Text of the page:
This post has been brewing, and yesterday during a hike, it kind of came to a head. (Probably because I'm pregnant and I can't just be polite/passive in my current emotional state:)
As we were hiking a local trail we stopped to let the kids climb a little rock and a woman and her family walked past us, and on the way by she asked a few questions. "Did you adopt these kids? Are any of them yours?" "Where are they adopted from?" "Why not Africa?" "Do they have emotional problems?"
She didn't even say hello, or ask their names, or stop hiking!
And my gut, rude reaction is:
If you don't know me from Adam, you have no right asking me personal details about my children and their history and their current status. Especially in front of them!
I know we are quite the spectacle, and at this point I am not
(usually) offended by all of the staring and gawking we get. But people are very nosy and honestly, just rude about their curiosity of our family.
I can usually ignore the ignorance part of how people ask questions. But the actual just plain rude questions are getting very frustrating.
For those adoptive moms who are reading this, how do you respond when people ask you questions that are inappropriate? How about when you know they are trying to be polite but don't ask things in an appropriate manner?
For those of you who are reading this and don't know the adoptive "lingo" here are a few pointers. First off, the reason that using the correct, or positive, language when speaking about adoption is so important is that words are meant to evoke thought and feeling. And if we do not choose positive, affirming, and empowering words when speaking about adoption it sends the message that adoption (and therefore the children who have been adopted) are second best. We need to choose emotionally correct words rather than emotionally laden words.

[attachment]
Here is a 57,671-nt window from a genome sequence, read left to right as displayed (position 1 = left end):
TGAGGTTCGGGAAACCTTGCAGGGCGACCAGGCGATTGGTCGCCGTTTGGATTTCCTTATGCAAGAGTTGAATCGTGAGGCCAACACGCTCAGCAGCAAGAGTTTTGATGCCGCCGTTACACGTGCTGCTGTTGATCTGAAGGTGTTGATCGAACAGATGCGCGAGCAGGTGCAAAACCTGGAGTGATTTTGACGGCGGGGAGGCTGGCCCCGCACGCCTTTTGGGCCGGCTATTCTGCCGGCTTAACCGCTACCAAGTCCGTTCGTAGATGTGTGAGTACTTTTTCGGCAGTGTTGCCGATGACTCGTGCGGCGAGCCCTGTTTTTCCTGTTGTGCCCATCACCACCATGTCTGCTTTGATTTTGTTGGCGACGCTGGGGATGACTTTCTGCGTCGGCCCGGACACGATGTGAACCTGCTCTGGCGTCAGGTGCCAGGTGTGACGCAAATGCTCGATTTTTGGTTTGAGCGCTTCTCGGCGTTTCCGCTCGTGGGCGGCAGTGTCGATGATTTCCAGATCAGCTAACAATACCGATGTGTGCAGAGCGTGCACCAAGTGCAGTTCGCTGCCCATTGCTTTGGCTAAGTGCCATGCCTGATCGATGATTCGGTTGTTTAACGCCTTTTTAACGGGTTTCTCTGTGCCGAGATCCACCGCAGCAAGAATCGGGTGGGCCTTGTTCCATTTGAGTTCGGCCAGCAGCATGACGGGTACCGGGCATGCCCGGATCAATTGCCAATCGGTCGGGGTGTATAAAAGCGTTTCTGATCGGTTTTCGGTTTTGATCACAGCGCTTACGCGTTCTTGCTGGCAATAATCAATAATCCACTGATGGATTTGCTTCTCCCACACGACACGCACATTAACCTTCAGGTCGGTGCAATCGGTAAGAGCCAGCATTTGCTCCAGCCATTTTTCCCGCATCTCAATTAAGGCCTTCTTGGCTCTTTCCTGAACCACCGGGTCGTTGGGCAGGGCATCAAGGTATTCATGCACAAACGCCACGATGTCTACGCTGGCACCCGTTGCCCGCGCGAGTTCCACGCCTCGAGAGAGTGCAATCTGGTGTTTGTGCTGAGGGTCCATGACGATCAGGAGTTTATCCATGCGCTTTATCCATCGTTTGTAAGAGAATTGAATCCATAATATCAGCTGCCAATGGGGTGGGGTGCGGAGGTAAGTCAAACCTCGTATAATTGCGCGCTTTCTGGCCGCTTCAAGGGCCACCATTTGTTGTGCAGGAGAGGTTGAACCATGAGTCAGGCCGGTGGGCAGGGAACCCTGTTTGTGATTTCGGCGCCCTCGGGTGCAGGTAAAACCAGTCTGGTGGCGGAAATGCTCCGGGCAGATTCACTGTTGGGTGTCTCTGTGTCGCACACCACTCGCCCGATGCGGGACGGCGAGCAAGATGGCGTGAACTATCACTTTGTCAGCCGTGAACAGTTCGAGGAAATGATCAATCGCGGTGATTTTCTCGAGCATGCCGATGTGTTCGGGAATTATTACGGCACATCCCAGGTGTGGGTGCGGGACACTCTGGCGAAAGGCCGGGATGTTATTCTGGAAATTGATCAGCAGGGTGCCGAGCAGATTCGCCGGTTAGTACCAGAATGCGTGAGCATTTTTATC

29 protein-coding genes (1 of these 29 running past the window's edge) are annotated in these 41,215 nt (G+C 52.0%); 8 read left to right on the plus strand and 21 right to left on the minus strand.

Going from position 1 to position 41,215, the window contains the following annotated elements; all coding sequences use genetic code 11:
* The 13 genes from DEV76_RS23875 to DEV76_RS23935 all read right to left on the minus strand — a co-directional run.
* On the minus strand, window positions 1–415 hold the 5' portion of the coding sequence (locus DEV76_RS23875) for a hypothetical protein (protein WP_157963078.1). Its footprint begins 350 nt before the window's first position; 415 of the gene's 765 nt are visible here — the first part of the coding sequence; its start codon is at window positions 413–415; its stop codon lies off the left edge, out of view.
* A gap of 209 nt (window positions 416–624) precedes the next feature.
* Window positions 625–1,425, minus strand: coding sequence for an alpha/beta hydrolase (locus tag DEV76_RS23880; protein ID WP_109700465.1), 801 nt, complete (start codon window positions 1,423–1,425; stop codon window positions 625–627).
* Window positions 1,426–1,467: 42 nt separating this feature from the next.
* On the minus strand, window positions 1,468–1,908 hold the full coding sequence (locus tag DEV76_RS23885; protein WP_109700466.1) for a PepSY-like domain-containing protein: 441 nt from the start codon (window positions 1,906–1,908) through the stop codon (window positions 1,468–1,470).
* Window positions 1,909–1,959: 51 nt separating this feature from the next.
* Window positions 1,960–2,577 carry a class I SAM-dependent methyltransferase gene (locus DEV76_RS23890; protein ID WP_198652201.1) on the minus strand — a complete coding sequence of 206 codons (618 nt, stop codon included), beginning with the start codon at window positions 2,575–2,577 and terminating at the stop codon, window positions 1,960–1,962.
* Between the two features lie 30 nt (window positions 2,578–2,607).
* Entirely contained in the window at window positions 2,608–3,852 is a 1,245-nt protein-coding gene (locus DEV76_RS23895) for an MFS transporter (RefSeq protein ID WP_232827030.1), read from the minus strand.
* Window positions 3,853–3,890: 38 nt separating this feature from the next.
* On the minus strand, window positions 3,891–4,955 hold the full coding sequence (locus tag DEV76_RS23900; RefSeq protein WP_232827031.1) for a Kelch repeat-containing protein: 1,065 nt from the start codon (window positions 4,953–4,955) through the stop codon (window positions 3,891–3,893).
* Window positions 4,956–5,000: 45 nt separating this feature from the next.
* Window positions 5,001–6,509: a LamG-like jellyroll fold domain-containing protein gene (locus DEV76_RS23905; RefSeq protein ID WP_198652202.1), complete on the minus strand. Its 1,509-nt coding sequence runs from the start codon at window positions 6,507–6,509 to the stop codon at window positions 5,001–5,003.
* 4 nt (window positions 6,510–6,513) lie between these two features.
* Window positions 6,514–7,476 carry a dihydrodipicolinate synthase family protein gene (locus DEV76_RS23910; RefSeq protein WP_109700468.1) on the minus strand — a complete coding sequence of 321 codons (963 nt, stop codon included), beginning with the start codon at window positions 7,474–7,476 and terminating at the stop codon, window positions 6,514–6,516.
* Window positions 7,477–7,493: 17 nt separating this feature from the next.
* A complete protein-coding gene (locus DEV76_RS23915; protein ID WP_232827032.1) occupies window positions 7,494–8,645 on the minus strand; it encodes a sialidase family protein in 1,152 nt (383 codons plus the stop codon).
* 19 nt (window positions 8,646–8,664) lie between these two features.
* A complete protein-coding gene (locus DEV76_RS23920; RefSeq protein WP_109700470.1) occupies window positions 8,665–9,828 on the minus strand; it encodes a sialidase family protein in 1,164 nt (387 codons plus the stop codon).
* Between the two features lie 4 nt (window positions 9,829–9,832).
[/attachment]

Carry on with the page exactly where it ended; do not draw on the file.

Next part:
Here is a few examples of the terms we often here from strangers that are very negative:
Real child- (referring to Tre) all of our children are real, and this implies that our adopted children are not as "real" to us as Tre. The correct term here would be biological child. And honestly, in my mind, it doesn't matter. All of our children are our children. Who is biological and who is not is none of your business, I could have had many black lovers! (David says when people ask this I should just say, they have a black dad.)
Is Adopted- my child WAS adopted, it was an event, he is no longer adopted, he is now ours, forever and ever. The correct term would be was adopted.
And there are plenty more, if you care to use the correct positive language when interacting with families you encounter, check out this link, it's a one page, short document that will help you understand.
Don't get me wrong, I love talking about our adoption stories! And I love being able to help people understand more about foster care and adoption in our community. But when doing it in front of my children, and often times without even an introduction or pleasantries being exchanged, it feels very intrusive and aggressive. I hope to find the correct language myself to use during these interactions, that is both educational and positive for the questioner, and for my children.
I often get the "Wow you've got your hands full!" comment, and someone gave me the idea to say, " They are full of wonderful things!" and I love that, because it is so demeaning when people say that, and this lets my children know, I am so glad I have them in my arms! So I need your ideas on how to politely answer people's questions and at the same time empower my children!
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